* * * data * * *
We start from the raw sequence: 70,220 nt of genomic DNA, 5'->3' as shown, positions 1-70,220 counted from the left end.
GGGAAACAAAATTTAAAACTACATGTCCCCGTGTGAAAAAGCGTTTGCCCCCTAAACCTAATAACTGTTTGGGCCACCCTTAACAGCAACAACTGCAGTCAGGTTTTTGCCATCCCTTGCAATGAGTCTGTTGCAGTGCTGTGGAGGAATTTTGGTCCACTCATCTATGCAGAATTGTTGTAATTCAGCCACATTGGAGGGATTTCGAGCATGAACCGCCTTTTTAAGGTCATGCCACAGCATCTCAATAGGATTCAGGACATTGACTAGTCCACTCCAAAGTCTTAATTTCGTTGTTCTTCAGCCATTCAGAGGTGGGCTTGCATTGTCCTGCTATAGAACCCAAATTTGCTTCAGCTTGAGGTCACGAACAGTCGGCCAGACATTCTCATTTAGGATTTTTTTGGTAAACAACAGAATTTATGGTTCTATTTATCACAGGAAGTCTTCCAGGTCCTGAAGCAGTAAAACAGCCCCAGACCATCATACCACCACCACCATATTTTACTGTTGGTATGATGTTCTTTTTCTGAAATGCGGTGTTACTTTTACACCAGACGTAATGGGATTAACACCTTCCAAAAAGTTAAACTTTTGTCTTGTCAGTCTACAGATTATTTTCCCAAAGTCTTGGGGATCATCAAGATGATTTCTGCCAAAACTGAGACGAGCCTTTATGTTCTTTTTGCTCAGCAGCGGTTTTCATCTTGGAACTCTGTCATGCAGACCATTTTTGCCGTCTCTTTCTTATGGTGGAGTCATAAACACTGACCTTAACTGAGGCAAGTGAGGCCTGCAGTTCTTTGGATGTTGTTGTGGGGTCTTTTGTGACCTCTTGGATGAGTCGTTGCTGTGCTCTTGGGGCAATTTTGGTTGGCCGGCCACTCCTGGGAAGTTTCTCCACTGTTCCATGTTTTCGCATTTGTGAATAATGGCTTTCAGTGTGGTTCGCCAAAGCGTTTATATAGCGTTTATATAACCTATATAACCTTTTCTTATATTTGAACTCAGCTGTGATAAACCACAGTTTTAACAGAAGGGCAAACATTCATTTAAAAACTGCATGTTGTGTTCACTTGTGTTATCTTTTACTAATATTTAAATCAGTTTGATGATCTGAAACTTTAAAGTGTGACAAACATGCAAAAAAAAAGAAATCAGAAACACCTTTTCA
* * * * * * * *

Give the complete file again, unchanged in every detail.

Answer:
We start from the raw sequence: 70,220 nt of genomic DNA, 5'->3' as shown, positions 1-70,220 counted from the left end.
GGGAAACAAAATTTAAAACTACATGTCCCCGTGTGAAAAAGCGTTTGCCCCCTAAACCTAATAACTGTTTGGGCCACCCTTAACAGCAACAACTGCAGTCAGGTTTTTGCCATCCCTTGCAATGAGTCTGTTGCAGTGCTGTGGAGGAATTTTGGTCCACTCATCTATGCAGAATTGTTGTAATTCAGCCACATTGGAGGGATTTCGAGCATGAACCGCCTTTTTAAGGTCATGCCACAGCATCTCAATAGGATTCAGGACATTGACTAGTCCACTCCAAAGTCTTAATTTCGTTGTTCTTCAGCCATTCAGAGGTGGGCTTGCATTGTCCTGCTATAGAACCCAAATTTGCTTCAGCTTGAGGTCACGAACAGTCGGCCAGACATTCTCATTTAGGATTTTTTTGGTAAACAACAGAATTTATGGTTCTATTTATCACAGGAAGTCTTCCAGGTCCTGAAGCAGTAAAACAGCCCCAGACCATCATACCACCACCACCATATTTTACTGTTGGTATGATGTTCTTTTTCTGAAATGCGGTGTTACTTTTACACCAGACGTAATGGGATTAACACCTTCCAAAAAGTTAAACTTTTGTCTTGTCAGTCTACAGATTATTTTCCCAAAGTCTTGGGGATCATCAAGATGATTTCTGCCAAAACTGAGACGAGCCTTTATGTTCTTTTTGCTCAGCAGCGGTTTTCATCTTGGAACTCTGTCATGCAGACCATTTTTGCCGTCTCTTTCTTATGGTGGAGTCATAAACACTGACCTTAACTGAGGCAAGTGAGGCCTGCAGTTCTTTGGATGTTGTTGTGGGGTCTTTTGTGACCTCTTGGATGAGTCGTTGCTGTGCTCTTGGGGCAATTTTGGTTGGCCGGCCACTCCTGGGAAGTTTCTCCACTGTTCCATGTTTTCGCATTTGTGAATAATGGCTTTCAGTGTGGTTCGCCAAAGCGTTTATATAGCGTTTATATAACCTATATAACCTTTTCTTATATTTGAACTCAGCTGTGATAAACCACAGTTTTAACAGAAGGGCAAACATTCATTTAAAAACTGCATGTTGTGTTCACTTGTGTTATCTTTTACTAATATTTAAATCAGTTTGATGATCTGAAACTTTAAAGTGTGACAAACATGCAAAAAAAAAGAAATCAGAAACACCTTTTCA